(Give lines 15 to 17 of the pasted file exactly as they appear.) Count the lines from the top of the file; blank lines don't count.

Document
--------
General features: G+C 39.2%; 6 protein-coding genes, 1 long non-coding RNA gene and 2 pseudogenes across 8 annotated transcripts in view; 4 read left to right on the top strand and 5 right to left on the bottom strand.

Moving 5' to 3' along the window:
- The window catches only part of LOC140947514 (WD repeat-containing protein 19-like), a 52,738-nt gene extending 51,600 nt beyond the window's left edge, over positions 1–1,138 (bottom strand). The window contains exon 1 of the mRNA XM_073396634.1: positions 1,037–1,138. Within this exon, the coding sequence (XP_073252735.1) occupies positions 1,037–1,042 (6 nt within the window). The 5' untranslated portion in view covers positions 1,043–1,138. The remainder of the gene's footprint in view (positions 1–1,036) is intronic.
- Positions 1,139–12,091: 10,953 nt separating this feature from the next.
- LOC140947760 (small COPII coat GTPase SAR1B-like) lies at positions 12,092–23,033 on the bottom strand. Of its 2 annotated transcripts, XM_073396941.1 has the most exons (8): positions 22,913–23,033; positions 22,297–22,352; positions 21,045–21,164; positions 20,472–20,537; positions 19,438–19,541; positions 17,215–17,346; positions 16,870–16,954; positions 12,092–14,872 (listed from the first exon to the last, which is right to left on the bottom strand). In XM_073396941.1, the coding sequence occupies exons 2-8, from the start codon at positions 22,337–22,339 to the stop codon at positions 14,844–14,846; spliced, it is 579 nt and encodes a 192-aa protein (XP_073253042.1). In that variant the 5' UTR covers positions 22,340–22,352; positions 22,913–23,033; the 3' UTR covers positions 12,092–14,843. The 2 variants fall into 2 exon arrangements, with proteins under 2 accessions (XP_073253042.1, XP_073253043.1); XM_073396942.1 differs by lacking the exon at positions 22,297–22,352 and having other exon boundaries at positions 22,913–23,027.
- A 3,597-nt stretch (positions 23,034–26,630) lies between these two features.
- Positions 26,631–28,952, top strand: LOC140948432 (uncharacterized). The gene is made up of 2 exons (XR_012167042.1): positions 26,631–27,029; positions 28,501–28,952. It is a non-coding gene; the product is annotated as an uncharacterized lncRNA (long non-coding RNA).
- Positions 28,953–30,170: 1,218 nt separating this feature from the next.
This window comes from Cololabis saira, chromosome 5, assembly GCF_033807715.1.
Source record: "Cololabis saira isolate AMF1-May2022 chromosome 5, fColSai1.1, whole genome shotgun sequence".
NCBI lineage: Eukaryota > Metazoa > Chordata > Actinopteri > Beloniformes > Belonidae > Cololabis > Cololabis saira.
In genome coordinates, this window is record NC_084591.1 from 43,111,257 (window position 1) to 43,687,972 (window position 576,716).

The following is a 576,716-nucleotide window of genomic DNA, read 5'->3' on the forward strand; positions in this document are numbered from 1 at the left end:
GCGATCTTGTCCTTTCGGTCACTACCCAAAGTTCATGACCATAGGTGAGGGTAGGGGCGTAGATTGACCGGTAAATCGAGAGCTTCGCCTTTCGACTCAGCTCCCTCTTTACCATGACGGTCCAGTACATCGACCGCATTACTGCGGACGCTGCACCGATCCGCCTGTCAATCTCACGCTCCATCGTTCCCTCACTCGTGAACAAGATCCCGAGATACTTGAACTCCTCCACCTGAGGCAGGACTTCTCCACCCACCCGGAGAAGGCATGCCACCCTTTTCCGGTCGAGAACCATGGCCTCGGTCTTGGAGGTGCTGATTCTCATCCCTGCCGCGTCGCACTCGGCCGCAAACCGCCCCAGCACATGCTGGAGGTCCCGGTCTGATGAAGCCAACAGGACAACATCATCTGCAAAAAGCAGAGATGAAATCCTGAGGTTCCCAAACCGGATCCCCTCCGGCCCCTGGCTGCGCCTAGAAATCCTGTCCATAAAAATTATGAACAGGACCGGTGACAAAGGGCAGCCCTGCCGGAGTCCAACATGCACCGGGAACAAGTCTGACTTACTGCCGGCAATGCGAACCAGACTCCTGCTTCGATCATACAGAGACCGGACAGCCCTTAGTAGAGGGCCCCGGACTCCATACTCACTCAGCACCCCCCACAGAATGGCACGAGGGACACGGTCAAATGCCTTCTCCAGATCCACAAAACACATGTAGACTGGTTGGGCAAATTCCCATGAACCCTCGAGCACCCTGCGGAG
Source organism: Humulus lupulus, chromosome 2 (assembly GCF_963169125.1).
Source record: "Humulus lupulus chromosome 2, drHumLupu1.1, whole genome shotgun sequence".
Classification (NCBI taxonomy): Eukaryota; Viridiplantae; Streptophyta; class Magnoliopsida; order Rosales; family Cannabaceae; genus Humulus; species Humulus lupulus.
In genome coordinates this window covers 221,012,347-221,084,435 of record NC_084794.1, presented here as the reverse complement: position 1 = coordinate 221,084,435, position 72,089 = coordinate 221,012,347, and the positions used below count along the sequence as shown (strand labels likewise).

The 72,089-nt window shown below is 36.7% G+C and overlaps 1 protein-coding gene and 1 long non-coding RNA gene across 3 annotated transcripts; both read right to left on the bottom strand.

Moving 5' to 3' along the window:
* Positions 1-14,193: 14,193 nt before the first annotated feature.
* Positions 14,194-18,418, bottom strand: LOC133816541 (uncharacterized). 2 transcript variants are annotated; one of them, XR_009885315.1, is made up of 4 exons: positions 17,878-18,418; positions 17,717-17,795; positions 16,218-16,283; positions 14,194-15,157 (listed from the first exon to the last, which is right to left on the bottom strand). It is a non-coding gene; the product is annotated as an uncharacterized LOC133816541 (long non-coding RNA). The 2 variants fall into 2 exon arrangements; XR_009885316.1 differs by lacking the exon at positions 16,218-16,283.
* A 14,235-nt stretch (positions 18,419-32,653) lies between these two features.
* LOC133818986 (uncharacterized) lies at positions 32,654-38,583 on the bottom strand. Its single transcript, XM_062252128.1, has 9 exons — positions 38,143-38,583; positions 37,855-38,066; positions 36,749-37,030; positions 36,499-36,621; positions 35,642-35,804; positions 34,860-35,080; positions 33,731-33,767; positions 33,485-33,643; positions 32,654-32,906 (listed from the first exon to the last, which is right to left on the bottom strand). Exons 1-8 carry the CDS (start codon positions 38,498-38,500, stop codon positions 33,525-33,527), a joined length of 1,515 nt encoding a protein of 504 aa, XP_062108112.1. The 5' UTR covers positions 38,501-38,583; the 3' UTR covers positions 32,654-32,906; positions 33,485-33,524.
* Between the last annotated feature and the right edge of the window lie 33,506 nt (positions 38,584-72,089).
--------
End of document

Source organism: Humulus lupulus, chromosome 2 (assembly GCF_963169125.1).
Source record: "Humulus lupulus chromosome 2, drHumLupu1.1, whole genome shotgun sequence".
Classification (NCBI taxonomy): Eukaryota; Viridiplantae; Streptophyta; class Magnoliopsida; order Rosales; family Cannabaceae; genus Humulus; species Humulus lupulus.